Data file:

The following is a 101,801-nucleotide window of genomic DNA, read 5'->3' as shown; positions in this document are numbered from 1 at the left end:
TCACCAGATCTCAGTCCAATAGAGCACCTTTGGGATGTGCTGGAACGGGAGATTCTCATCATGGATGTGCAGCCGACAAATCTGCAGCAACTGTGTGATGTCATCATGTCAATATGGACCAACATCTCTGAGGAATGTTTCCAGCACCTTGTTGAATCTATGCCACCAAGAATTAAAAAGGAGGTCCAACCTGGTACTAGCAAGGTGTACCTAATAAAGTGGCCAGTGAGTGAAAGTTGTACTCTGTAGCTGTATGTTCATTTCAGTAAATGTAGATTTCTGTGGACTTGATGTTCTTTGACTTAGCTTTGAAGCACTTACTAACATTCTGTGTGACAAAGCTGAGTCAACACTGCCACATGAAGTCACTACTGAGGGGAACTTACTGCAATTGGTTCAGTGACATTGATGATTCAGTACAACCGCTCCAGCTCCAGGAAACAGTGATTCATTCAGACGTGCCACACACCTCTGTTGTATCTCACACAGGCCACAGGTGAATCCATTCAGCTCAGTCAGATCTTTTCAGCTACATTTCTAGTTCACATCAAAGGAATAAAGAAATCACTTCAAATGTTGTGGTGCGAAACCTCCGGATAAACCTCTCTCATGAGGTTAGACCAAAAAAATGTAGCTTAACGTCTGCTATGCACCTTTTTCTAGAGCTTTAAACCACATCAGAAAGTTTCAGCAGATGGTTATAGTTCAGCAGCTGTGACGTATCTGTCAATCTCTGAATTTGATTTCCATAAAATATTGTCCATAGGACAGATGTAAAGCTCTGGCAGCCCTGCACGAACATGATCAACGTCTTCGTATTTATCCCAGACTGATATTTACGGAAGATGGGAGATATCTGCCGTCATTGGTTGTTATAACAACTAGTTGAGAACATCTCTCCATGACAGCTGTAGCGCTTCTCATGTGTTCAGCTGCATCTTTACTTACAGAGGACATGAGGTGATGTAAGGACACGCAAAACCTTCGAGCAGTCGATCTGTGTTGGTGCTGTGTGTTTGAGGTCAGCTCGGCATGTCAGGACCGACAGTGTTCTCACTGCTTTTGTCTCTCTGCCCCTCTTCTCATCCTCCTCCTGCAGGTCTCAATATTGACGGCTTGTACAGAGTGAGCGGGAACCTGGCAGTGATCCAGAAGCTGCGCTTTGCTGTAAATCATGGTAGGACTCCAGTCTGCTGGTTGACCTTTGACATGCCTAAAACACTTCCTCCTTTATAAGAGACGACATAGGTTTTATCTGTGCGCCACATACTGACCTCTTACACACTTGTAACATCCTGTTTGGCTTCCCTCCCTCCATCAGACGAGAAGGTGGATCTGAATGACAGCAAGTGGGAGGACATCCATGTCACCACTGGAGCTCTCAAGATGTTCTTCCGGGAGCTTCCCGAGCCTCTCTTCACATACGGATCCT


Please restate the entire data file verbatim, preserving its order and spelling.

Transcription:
The following is a 101,801-nucleotide window of genomic DNA, read 5'->3' as shown; positions in this document are numbered from 1 at the left end:
TCACCAGATCTCAGTCCAATAGAGCACCTTTGGGATGTGCTGGAACGGGAGATTCTCATCATGGATGTGCAGCCGACAAATCTGCAGCAACTGTGTGATGTCATCATGTCAATATGGACCAACATCTCTGAGGAATGTTTCCAGCACCTTGTTGAATCTATGCCACCAAGAATTAAAAAGGAGGTCCAACCTGGTACTAGCAAGGTGTACCTAATAAAGTGGCCAGTGAGTGAAAGTTGTACTCTGTAGCTGTATGTTCATTTCAGTAAATGTAGATTTCTGTGGACTTGATGTTCTTTGACTTAGCTTTGAAGCACTTACTAACATTCTGTGTGACAAAGCTGAGTCAACACTGCCACATGAAGTCACTACTGAGGGGAACTTACTGCAATTGGTTCAGTGACATTGATGATTCAGTACAACCGCTCCAGCTCCAGGAAACAGTGATTCATTCAGACGTGCCACACACCTCTGTTGTATCTCACACAGGCCACAGGTGAATCCATTCAGCTCAGTCAGATCTTTTCAGCTACATTTCTAGTTCACATCAAAGGAATAAAGAAATCACTTCAAATGTTGTGGTGCGAAACCTCCGGATAAACCTCTCTCATGAGGTTAGACCAAAAAAATGTAGCTTAACGTCTGCTATGCACCTTTTTCTAGAGCTTTAAACCACATCAGAAAGTTTCAGCAGATGGTTATAGTTCAGCAGCTGTGACGTATCTGTCAATCTCTGAATTTGATTTCCATAAAATATTGTCCATAGGACAGATGTAAAGCTCTGGCAGCCCTGCACGAACATGATCAACGTCTTCGTATTTATCCCAGACTGATATTTACGGAAGATGGGAGATATCTGCCGTCATTGGTTGTTATAACAACTAGTTGAGAACATCTCTCCATGACAGCTGTAGCGCTTCTCATGTGTTCAGCTGCATCTTTACTTACAGAGGACATGAGGTGATGTAAGGACACGCAAAACCTTCGAGCAGTCGATCTGTGTTGGTGCTGTGTGTTTGAGGTCAGCTCGGCATGTCAGGACCGACAGTGTTCTCACTGCTTTTGTCTCTCTGCCCCTCTTCTCATCCTCCTCCTGCAGGTCTCAATATTGACGGCTTGTACAGAGTGAGCGGGAACCTGGCAGTGATCCAGAAGCTGCGCTTTGCTGTAAATCATGGTAGGACTCCAGTCTGCTGGTTGACCTTTGACATGCCTAAAACACTTCCTCCTTTATAAGAGACGACATAGGTTTTATCTGTGCGCCACATACTGACCTCTTACACACTTGTAACATCCTGTTTGGCTTCCCTCCCTCCATCAGACGAGAAGGTGGATCTGAATGACAGCAAGTGGGAGGACATCCATGTCACCACTGGAGCTCTCAAGATGTTCTTCCGGGAGCTTCCCGAGCCTCTCTTCACATACGGATCCT